13 proofreading hacks based on the psychology of reading

Typos and mistakes seem inevitable. While you can delegate the proofreading job to someone else who’s an expert nitpicker, that’s not always practical when we’re all sending emails, blogging, and posting on social networks at real-time speed with little editing. But if you’re smart about how brains see (and don’t see) errors, you can catch more … Continued

Business books are stories. Here’s how to write one.

Most business books are boring because there are no people — just endless rambling on about strategy. You need people and stories to make them come alive. I wrote my first business book proposal in 2005. It was for a book called “The End of TV as We Know It,” and it reflected my decade … Continued

Fat outlines help you write without anxiety (Ask Dr. Wobs)

When you’ve completed most of the research for a writing project, but before writing, you should create a “zeroth draft” — a fat outline. Fat outlines are both easy and helpful, functioning as an onramp to your writing process. But as today’s Ask Dr. Wobs question shows, fat outlines are unfamiliar to people. Dear Dr. Wobs: What … Continued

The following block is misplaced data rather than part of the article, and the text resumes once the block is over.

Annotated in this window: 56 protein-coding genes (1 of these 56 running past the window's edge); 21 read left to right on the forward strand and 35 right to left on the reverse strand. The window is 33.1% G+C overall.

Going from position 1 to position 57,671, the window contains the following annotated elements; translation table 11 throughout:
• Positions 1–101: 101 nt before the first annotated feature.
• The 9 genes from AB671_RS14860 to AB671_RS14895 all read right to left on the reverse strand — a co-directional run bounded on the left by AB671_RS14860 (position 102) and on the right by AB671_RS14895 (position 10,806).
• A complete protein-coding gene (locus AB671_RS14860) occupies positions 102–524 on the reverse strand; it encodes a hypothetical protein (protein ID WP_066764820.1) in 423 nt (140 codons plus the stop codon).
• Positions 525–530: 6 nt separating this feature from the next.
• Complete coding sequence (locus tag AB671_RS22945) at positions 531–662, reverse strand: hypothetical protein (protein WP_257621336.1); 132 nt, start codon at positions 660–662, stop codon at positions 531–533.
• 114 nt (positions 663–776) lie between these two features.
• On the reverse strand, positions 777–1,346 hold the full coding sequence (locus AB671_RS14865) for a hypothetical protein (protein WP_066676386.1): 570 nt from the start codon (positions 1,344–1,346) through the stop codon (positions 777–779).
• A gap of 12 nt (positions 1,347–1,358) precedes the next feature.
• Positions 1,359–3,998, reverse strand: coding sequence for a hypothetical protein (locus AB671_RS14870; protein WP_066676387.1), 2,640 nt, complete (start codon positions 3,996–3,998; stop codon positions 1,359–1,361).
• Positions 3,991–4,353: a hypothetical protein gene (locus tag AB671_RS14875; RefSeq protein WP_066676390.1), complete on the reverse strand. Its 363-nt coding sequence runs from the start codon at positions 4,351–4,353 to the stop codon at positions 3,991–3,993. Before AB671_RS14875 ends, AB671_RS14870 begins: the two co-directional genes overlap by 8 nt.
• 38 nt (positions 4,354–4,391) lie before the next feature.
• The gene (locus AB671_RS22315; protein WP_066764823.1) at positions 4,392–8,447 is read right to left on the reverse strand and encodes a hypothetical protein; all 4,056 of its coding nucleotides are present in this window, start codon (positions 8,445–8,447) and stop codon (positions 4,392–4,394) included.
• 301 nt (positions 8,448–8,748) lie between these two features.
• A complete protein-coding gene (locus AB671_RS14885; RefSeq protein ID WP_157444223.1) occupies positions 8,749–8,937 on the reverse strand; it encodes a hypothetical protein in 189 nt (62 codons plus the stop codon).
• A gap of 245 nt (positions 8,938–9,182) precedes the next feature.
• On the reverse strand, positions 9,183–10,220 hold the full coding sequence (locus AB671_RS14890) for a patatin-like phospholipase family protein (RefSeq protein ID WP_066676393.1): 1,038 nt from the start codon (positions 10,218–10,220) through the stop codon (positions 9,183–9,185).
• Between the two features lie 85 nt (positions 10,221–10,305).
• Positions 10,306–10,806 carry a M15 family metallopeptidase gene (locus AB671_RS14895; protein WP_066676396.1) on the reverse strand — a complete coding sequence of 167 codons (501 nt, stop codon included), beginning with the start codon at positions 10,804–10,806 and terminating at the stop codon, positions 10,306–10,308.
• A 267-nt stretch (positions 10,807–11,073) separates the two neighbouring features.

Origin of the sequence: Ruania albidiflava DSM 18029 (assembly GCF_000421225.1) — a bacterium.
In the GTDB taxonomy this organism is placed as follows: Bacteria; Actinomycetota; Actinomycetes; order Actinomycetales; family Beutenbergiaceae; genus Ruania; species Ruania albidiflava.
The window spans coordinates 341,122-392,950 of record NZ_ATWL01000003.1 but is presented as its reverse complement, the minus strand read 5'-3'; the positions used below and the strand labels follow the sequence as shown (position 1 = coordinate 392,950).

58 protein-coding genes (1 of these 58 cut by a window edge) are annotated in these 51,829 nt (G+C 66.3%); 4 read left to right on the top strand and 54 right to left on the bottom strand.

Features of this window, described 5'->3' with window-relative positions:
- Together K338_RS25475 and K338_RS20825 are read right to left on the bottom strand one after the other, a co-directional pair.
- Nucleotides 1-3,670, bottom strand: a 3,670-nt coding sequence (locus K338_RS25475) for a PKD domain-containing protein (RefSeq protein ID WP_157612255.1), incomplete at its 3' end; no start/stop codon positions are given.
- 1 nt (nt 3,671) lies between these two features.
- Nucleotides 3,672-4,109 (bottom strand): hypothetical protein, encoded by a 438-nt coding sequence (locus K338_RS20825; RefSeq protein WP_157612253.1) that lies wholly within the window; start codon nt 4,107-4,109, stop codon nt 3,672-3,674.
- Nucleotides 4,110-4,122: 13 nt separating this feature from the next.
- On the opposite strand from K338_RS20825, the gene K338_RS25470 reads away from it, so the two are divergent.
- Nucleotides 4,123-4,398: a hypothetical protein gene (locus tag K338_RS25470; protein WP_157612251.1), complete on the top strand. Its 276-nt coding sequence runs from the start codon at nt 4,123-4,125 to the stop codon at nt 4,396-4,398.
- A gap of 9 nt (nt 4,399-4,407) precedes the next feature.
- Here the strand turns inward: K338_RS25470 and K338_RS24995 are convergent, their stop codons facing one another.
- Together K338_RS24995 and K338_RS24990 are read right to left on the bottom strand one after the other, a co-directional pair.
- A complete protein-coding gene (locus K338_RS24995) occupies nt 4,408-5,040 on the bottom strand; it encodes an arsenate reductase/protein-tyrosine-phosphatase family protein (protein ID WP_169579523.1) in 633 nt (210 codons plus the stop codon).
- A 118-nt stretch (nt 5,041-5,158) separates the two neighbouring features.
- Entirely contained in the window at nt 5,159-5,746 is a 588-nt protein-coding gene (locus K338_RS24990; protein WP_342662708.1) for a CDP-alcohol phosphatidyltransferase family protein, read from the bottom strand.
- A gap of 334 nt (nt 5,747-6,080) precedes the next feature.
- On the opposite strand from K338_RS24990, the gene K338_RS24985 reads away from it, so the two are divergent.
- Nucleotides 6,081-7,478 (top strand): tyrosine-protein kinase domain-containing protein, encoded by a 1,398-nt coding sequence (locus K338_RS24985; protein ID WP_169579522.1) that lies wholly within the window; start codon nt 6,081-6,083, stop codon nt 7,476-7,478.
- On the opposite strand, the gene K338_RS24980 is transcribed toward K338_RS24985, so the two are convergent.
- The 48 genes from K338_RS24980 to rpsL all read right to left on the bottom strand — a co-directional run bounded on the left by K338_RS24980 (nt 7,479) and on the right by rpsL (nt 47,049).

You should avoid lists of words to avoid

People keep sending me word lists. “Use these words,” they say. “Don’t use these other words.” If you want to be a better writer, these lists are useless, because they don’t change how you think. Words to ban from tech? This list is way too short Robert Dean lists “20 bullsh*t buzzwords that should be banned … Continued

Is “that” a bad word? (Ask Dr. Wobs)

Must you delete the word “that” when it connects two clauses in a sentence? Nope. Today, in response to a reader’s question, I restore your faith in “that” and show why you shouldn’t treat it as toxic. Dear Dr. Wobs: Why did you use the word “that” in Writing Without Bullshit where it didn’t seem necessary? For example … Continued

10 easy New Year’s resolutions for writers in 2017

Want to write better? Change a writing habit. Here are ten ways to be a better writer: pick one, then stick with it. (Tell me which one you picked in the comments.) 1. Stop sending first-draft emails. Most of what you write is email. While it creates the biggest impression in aggregate, you’re not spending … Continued

How a tweetstorm can punch up your writing style

Yesterday, we saw two incredible tweetstorms: NYU Professor Jay Rosen shared his thoughts on the unique challenges for journalists covering Donald Trump, while strategic analyst Eric Garland explained the rationale behind Russian hacking. Their tweetstorms reveal a new, disciplined way of writing, with no room for bullshit. Here’s what you can learn from writing a … Continued